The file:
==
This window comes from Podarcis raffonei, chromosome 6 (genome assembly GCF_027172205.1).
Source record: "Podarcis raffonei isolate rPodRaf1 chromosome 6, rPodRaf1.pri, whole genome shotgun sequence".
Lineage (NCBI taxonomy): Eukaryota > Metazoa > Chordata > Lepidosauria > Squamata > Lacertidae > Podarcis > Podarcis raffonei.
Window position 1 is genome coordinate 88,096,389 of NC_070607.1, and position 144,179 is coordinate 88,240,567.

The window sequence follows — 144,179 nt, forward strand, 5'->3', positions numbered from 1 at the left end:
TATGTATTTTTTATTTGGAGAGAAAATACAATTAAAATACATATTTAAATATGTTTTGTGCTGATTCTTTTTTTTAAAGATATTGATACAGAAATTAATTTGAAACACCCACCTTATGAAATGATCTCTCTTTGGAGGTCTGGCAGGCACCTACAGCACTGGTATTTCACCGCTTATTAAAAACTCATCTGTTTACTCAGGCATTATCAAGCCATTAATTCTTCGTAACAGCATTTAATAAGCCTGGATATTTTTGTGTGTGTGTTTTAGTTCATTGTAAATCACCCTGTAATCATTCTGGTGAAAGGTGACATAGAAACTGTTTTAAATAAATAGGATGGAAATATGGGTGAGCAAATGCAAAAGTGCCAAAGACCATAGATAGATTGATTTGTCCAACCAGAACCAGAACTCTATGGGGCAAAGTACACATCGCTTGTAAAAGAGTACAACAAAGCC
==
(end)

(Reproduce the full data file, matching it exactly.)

This window comes from Podarcis raffonei, chromosome 6 (genome assembly GCF_027172205.1).
Source record: "Podarcis raffonei isolate rPodRaf1 chromosome 6, rPodRaf1.pri, whole genome shotgun sequence".
Lineage (NCBI taxonomy): Eukaryota > Metazoa > Chordata > Lepidosauria > Squamata > Lacertidae > Podarcis > Podarcis raffonei.
Window position 1 is genome coordinate 88,096,389 of NC_070607.1, and position 144,179 is coordinate 88,240,567.

The window sequence follows — 144,179 nt, forward strand, 5'->3', positions numbered from 1 at the left end:
TATGTATTTTTTATTTGGAGAGAAAATACAATTAAAATACATATTTAAATATGTTTTGTGCTGATTCTTTTTTTTAAAGATATTGATACAGAAATTAATTTGAAACACCCACCTTATGAAATGATCTCTCTTTGGAGGTCTGGCAGGCACCTACAGCACTGGTATTTCACCGCTTATTAAAAACTCATCTGTTTACTCAGGCATTATCAAGCCATTAATTCTTCGTAACAGCATTTAATAAGCCTGGATATTTTTGTGTGTGTGTTTTAGTTCATTGTAAATCACCCTGTAATCATTCTGGTGAAAGGTGACATAGAAACTGTTTTAAATAAATAGGATGGAAATATGGGTGAGCAAATGCAAAAGTGCCAAAGACCATAGATAGATTGATTTGTCCAACCAGAACCAGAACTCTATGGGGCAAAGTACACATCGCTTGTAAAAGAGTACAACAAAGCC